Such information has been available for some time in parts of the US.19 Evidence of an association between the number of procedures carried out and the quality of outcomes has led the federal government's Agency for Healthcare Research and Quality (AHRQ) to recommend that patients should check how many procedures have been carried out in particular hospitals or by individual surgeons before agreeing to undergo treatment there. Evidence that patients can make use of this type of information to reduce their risk is currently sparse.20 Nevertheless, faced with growing public awareness of the potential for harm, the case for greater transparency seems overwhelming.

Effective treatment and disease management

Patients who know what to expect in relation to quality standards can check on appropriate performance of clinical tasks. The Foundation for Accountability in the USA promotes consumer information about evidence-based care so that patients know what should happen during the course of an illness. For example, patients with diabetes are encouraged to check that they receive regular HbA1c tests, regular retinal and foot examinations, and advice on how to quit smoking (www.facct.org). If patients had access to clinical guidelines (or patient versions of these) they could ensure that their care was compliant with recommended standards.

Prescribing errors are relatively common.21 These include administration of drugs or dosages which are inappropriate for the patient because of contraindications or unnoticed adverse reactions, failure to communicate essential information, and errors in transcribing medical records. Many of these errors could be avoided if communication with patients was improved and they were encouraged to speak up when they notice unexplained changes in their medication. Patients who are given full information about the purpose of medicines and their likely effects, including side effects, are more likely to take them as recommended, leading to better health outcomes.22 Unfortunately, there is evidence that this type of information provision is often neglected.5 Failure to inform patients is a major cause of non-compliance with treatment recommendations.10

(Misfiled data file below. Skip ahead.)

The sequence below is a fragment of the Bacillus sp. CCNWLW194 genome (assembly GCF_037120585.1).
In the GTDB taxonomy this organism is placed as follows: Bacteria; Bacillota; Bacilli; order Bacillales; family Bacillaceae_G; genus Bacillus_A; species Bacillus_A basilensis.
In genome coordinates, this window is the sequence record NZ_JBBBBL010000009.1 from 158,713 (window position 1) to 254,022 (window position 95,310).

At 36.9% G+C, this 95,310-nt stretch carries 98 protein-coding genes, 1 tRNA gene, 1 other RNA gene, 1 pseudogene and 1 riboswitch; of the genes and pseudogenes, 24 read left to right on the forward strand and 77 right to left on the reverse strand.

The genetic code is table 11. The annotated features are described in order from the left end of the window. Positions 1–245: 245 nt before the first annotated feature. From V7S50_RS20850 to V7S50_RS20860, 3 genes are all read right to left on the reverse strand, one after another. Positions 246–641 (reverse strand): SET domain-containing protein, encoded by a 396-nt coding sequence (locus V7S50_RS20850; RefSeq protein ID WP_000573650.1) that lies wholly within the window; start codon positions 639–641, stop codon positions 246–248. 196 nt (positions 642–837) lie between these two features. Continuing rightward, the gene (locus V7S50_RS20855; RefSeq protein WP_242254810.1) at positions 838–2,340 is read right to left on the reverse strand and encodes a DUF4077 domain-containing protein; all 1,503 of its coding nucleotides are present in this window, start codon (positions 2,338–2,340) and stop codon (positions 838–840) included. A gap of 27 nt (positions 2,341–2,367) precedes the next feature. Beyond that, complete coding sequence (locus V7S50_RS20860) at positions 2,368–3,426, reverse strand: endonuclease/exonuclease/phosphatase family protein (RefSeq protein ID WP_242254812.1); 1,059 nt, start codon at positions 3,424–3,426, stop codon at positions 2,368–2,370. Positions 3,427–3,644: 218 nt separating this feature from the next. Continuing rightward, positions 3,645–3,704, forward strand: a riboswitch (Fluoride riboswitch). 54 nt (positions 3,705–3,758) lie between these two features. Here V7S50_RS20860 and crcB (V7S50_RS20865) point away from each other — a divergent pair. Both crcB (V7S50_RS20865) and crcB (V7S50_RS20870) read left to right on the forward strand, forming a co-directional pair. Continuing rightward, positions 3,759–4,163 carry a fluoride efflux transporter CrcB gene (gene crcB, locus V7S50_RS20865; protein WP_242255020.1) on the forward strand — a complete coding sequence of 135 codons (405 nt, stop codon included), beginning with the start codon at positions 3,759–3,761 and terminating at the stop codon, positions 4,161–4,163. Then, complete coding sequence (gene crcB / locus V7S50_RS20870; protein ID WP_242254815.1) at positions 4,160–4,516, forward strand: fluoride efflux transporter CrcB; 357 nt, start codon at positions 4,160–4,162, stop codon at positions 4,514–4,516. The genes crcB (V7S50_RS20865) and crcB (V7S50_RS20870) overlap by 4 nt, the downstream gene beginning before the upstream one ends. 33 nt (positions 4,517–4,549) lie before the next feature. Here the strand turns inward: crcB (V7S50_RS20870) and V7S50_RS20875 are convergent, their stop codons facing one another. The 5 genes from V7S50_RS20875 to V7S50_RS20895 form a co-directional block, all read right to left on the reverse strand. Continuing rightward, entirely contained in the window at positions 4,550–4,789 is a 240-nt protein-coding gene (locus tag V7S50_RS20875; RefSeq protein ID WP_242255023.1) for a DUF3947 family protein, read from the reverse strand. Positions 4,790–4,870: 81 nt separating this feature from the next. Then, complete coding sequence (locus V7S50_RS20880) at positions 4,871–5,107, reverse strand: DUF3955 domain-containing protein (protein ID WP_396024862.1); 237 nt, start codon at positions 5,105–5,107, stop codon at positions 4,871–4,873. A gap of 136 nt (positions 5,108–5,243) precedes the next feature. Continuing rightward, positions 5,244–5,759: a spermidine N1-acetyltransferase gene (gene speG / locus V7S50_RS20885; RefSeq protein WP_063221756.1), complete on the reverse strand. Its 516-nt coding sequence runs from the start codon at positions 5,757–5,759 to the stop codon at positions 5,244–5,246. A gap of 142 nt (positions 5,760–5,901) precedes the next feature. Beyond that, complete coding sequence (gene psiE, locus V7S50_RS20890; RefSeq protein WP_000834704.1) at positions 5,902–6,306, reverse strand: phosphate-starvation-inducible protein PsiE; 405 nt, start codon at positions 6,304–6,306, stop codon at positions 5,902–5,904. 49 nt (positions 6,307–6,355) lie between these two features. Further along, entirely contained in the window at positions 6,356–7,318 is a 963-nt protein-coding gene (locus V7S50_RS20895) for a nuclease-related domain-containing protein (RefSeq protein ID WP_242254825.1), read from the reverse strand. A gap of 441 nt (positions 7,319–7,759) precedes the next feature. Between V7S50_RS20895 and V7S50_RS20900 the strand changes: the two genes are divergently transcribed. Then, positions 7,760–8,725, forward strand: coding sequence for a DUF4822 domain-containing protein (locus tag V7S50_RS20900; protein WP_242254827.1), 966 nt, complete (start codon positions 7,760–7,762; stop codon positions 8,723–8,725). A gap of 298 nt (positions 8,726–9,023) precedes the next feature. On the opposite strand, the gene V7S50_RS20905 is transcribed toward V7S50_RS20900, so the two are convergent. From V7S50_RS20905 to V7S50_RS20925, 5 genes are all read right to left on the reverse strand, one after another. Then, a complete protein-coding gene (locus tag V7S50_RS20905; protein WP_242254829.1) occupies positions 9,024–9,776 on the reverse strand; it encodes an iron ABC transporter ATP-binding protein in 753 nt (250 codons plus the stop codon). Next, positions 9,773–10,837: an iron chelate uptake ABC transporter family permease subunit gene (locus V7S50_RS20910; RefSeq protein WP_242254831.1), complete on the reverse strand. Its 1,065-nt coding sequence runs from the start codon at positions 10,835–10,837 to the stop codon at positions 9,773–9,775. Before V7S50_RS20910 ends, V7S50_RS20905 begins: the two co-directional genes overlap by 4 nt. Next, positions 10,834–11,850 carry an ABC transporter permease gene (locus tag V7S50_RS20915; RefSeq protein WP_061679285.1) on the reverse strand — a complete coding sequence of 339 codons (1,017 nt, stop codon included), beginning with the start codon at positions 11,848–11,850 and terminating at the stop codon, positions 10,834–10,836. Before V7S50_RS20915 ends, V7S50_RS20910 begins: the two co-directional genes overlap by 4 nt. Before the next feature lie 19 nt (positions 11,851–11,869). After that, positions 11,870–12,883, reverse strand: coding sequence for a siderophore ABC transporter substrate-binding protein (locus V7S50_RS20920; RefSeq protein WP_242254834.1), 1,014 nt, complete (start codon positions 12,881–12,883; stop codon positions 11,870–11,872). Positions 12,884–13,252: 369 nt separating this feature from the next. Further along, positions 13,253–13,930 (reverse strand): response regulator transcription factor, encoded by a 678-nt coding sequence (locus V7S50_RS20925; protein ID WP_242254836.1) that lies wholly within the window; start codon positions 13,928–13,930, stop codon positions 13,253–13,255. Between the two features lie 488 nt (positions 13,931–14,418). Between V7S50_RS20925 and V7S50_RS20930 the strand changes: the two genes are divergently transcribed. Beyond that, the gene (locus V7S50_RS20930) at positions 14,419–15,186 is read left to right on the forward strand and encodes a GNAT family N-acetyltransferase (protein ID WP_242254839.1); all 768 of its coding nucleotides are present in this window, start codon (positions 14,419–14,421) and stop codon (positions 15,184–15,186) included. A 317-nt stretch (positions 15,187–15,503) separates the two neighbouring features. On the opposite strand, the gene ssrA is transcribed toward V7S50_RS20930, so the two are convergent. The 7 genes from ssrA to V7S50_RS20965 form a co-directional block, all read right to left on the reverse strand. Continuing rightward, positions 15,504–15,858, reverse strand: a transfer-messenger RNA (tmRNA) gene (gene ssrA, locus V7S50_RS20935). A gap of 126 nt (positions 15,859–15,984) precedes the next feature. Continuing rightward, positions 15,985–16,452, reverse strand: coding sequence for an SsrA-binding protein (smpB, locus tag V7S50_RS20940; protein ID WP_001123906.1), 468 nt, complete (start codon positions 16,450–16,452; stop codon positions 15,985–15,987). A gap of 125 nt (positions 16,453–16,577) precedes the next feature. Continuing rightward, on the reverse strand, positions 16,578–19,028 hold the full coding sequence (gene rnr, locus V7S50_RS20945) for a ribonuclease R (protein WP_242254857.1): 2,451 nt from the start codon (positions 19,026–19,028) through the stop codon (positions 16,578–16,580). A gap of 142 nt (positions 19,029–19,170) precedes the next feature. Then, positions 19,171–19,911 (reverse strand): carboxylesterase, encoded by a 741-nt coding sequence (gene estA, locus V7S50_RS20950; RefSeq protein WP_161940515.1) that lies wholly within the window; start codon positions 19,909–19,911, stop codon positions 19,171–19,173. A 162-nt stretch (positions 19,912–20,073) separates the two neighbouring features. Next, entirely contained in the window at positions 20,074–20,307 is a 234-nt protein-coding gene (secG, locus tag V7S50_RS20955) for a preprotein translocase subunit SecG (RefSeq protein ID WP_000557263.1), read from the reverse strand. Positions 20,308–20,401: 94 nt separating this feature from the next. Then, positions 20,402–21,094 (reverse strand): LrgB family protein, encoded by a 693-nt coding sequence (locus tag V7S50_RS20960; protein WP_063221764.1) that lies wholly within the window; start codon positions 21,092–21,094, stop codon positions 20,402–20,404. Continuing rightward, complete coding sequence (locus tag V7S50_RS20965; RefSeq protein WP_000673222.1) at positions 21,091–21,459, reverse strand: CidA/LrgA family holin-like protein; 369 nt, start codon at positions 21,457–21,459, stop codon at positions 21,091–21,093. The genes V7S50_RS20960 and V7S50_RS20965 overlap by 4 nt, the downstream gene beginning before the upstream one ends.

Monitoring adverse events

Schemes which rely on doctors to report suspected adverse reactions to medicines suffer from widespread underreporting.23, 24 These could be enhanced if patients were encouraged to report adverse events directly to a central scheme. Such a scheme has existed in Sweden for the past 25 years. Operated by KILEN, the Consumer Institute for Medicines and Health, the project provides reporting forms to patients who wish to report adverse reactions to medicines (www.kilen.org). The submitted forms are entered onto a database which is analysed and reports are submitted to relevant government agencies. In the USA patients can report adverse reactions directly to the Food and Drug Administration if they wish. The UK Consumers Association is now calling for the establishment of a similar scheme in Britain.25